Apple recently allowed Ad-blocking in iOS 9.

Some people responded like this:

Every time you block an ad, what you're really blocking is food from entering a child's mouth.

There's more nuanced takes, but these two are the best, the first elegantly showing how Apple is a master of cynically "acting in [their] own self-interest, yet smelling like a rose" -- and the second describing the unintended consequences of the ad-blocking arms race in chilling detail:

As users we may have to ask ourselves whether the frame of the Mona Lisa being covered with Mcdonalds ads is less attractive to us than the idea of a clean frame around a portrait of the Mona Lisa eating a Big Mac.

Two legitimate goods are in conflict here.

Users have the right to control their computing experience, to not waste their data plans on bloated ad networks, and to avoid malware and tracking. And journalists still have to get paid somehow if we want quality writing to exist. But if this conflict keeps escalating, it could lead to a death spiral.

Allow me to explain using the same theory I first proposed in Piracy and the Four Currencies.

The Four Currencies

In that article, I proposed that music, moves, and games (like most goods and services) don't have just one price, but four1:

$M   Money-dollars
$T   Time-dollars
$P   Pain-in-the-butt-dollars
$I   Integrity-dollars

Through this lens, piracy is a competing "service" that costs zero $M, but has some non-zero $T and $P cost, not to mention the $I (integrity) cost associated with doing something that incurs legal risk and/or violates a person's moral code. Obviously the weight of the latter is subjective and varies from person to person, but it is a real cost that weighs just as greatly as the others.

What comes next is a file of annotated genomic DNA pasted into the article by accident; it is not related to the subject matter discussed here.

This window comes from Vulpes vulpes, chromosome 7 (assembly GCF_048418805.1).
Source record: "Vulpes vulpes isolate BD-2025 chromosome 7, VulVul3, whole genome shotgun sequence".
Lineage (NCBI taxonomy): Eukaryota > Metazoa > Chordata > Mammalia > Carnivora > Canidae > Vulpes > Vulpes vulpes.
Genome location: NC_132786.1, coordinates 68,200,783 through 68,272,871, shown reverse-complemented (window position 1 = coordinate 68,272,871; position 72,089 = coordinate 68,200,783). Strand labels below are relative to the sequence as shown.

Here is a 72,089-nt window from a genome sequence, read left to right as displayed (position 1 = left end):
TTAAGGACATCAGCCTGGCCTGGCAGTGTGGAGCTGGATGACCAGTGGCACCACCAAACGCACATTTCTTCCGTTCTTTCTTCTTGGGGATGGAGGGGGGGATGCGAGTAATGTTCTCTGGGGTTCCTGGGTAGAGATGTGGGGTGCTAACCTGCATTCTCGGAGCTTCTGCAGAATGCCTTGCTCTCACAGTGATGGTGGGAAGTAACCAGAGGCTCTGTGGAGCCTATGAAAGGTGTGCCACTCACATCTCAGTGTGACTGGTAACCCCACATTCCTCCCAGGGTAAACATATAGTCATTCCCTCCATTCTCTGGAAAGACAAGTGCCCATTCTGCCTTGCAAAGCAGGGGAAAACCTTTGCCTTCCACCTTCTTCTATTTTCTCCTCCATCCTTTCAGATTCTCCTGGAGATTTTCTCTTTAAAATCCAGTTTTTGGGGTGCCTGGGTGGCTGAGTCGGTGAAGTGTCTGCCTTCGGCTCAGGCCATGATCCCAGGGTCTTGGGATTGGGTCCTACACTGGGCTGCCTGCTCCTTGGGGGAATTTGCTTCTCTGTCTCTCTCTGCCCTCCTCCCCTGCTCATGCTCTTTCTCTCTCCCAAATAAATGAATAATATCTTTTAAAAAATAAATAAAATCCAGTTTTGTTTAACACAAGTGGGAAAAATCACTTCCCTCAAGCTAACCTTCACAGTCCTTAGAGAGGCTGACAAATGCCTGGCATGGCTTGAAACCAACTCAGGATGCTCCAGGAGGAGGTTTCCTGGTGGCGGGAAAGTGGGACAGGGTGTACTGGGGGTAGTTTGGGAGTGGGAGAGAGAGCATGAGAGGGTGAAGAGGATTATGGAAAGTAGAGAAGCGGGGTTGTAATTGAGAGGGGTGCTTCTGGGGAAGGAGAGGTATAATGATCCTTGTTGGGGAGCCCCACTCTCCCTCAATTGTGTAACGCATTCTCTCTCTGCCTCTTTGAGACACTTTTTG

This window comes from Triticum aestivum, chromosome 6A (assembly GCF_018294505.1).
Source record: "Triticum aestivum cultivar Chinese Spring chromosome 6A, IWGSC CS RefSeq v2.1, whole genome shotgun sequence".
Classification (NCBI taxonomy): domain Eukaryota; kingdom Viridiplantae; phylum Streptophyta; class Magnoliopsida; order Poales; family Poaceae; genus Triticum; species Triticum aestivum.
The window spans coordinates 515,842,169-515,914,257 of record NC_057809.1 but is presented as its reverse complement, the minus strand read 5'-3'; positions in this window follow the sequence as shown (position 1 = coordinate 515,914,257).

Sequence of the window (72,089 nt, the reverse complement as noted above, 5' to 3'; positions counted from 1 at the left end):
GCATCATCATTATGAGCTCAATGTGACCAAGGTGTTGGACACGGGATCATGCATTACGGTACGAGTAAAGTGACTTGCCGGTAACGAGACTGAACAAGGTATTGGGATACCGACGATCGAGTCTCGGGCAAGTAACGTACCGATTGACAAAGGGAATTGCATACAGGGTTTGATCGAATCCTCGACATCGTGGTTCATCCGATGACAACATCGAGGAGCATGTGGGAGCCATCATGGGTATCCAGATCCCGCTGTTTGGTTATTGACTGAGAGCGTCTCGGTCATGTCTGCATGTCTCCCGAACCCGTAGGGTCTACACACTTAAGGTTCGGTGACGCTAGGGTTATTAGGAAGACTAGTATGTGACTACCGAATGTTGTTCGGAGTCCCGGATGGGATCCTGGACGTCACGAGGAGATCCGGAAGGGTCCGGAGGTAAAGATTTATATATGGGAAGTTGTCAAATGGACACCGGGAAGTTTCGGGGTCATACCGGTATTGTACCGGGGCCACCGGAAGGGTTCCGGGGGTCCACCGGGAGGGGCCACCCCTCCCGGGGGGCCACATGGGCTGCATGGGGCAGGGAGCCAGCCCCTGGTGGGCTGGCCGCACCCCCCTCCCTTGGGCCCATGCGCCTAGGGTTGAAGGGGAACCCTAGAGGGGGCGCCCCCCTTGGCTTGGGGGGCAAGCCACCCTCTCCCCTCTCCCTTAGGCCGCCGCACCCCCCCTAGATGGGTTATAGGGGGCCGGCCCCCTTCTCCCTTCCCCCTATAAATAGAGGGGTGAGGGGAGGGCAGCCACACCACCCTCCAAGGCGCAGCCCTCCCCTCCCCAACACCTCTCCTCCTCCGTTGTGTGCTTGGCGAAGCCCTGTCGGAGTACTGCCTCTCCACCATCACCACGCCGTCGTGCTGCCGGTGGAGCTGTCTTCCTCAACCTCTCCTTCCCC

1There's more than just four of these "psychological currencies", probably an infinite amount. These are simply the most salient for my purposes.

The bottom line:

People favor the product that charges the lowest total four-currency cost.

I'm not arguing that this is good, or right, or how-I-think-it-should-be. I'm simply arguing that this is how it is, and like it or not, we have to respond to these forces if we want to succeed in business.

At Level Up Labs, we compete with piracy by aggressively lowering the $T, $P, and $I costs of our game Defender's Quest, hoping to capture those customers who value those currencies more than $M alone. So even though piracy is "free" in terms of $M, for many customers we charge less $T, $P, and $I. And these customers gladly give us their money-dollars.

I should note that the "$I" cost is not always in favor of the "legitimate" purchase, either. If you have the image of a "bad actor," the "stick-it-to-the-man" effect kicks in and some people will feel less shame in piracy, or even feel affirmatively good about it (a negative $I cost). Since the $I cost is one of the few natural advantages content creators have, it is an absolute disaster to cede moral high ground to the competition.

Let me be clear -- I'm no moral relativist, but my specific usage of "moral high ground" here is intentionally subjective. I'm talking about the values and perceptions in the heads of your users, the people you need to win over so that you can get paid.

Let's talk about Ad-blocking.

It costs no money to view ad-supported content, so the $M cost is 0. However, the ads take time to load and play and are annoying, so they user pays $T and $P. Note that going out and installing an Ad-blocker has a one-time startup cost of $T and $P as well, so ads have to cross a certain threshold to drive a user to set it up, and that threshold is different for each person. (This cost is lowest for tech-savvy people, which is why game sites have such high ad-blocking rates compared to content aimed at say, seniors.)